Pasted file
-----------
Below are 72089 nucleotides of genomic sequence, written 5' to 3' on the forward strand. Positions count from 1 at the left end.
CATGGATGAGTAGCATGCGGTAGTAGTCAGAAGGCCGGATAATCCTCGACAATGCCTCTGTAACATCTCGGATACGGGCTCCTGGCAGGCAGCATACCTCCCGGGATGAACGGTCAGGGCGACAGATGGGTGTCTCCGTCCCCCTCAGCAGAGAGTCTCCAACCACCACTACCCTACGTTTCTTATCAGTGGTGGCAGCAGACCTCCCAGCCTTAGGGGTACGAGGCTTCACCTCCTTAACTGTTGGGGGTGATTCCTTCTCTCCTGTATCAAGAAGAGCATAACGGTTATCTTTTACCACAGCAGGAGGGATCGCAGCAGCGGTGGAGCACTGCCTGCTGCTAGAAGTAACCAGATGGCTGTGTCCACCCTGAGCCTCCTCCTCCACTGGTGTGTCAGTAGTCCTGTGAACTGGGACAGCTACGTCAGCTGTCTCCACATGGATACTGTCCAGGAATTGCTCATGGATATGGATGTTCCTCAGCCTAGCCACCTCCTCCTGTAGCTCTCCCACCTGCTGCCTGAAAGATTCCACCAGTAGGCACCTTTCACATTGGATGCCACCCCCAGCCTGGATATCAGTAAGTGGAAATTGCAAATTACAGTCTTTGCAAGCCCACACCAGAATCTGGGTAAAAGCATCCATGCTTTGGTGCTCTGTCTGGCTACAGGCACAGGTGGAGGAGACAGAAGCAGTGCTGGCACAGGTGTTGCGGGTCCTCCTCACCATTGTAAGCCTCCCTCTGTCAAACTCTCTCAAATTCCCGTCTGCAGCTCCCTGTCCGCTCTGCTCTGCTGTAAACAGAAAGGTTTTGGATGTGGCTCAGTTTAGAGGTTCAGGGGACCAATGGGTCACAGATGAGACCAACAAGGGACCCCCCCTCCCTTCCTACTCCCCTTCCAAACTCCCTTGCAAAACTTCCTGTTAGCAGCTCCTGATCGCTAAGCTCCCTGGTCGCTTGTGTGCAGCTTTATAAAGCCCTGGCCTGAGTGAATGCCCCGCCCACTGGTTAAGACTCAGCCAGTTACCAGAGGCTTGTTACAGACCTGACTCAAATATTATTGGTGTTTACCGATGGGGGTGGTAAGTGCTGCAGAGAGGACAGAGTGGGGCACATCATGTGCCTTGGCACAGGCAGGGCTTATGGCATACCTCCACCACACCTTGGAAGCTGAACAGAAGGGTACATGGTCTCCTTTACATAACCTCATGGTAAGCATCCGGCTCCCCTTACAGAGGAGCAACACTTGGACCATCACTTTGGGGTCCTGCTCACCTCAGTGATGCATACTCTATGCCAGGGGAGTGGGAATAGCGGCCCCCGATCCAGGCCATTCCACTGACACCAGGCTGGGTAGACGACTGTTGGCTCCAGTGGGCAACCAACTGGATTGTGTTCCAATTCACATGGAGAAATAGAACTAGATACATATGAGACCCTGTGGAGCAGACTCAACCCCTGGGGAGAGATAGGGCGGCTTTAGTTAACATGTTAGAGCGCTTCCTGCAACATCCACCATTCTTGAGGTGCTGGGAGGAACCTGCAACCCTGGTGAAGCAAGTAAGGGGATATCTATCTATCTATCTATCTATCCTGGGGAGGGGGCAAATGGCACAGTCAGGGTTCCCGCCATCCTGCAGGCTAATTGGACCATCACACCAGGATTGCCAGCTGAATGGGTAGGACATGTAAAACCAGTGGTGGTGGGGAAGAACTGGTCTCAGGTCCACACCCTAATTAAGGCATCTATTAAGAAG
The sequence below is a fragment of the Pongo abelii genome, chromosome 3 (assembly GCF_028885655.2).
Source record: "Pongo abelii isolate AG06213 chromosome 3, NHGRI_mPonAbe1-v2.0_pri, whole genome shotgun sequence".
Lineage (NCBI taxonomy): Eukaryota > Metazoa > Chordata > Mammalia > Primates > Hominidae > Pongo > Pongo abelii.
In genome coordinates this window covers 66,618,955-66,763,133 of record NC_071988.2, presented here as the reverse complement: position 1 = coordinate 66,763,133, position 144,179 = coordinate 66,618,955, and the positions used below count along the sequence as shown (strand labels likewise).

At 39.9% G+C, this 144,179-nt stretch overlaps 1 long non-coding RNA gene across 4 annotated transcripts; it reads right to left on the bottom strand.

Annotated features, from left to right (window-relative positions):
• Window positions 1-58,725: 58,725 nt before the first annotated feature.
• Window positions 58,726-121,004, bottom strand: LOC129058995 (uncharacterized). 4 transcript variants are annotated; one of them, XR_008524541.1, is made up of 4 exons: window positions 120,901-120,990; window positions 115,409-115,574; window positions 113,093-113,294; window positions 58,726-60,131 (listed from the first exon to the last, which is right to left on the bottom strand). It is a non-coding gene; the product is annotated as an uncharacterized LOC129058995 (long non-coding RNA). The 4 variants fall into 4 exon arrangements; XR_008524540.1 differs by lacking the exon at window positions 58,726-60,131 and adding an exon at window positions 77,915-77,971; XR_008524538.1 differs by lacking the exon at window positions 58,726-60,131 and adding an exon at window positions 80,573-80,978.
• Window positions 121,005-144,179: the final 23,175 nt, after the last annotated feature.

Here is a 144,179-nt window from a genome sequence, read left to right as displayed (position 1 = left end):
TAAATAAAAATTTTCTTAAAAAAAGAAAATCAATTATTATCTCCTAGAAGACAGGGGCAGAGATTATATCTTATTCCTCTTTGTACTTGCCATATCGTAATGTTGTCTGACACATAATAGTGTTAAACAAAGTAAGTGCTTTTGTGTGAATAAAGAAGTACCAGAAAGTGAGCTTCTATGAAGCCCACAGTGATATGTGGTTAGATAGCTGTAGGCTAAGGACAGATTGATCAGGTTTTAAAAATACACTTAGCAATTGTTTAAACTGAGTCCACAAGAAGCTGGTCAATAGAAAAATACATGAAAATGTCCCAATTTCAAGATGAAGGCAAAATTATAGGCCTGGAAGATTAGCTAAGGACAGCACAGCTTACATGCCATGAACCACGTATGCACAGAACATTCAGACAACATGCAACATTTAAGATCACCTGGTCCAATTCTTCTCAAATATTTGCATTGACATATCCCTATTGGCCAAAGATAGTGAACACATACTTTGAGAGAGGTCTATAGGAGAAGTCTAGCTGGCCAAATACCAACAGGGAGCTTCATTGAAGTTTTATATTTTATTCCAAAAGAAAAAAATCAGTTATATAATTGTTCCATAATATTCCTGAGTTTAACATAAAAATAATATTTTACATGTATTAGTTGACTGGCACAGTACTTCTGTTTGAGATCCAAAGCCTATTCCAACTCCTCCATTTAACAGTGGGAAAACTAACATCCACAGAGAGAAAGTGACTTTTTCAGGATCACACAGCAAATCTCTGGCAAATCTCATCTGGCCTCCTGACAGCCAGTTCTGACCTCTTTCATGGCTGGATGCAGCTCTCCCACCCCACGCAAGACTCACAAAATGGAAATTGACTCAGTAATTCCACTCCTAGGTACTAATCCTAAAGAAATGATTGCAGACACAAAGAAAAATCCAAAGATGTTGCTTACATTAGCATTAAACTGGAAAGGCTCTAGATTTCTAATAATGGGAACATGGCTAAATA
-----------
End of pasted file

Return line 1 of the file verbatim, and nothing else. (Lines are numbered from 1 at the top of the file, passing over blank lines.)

Below are 72089 nucleotides of genomic sequence, written 5' to 3' on the forward strand. Positions count from 1 at the left end.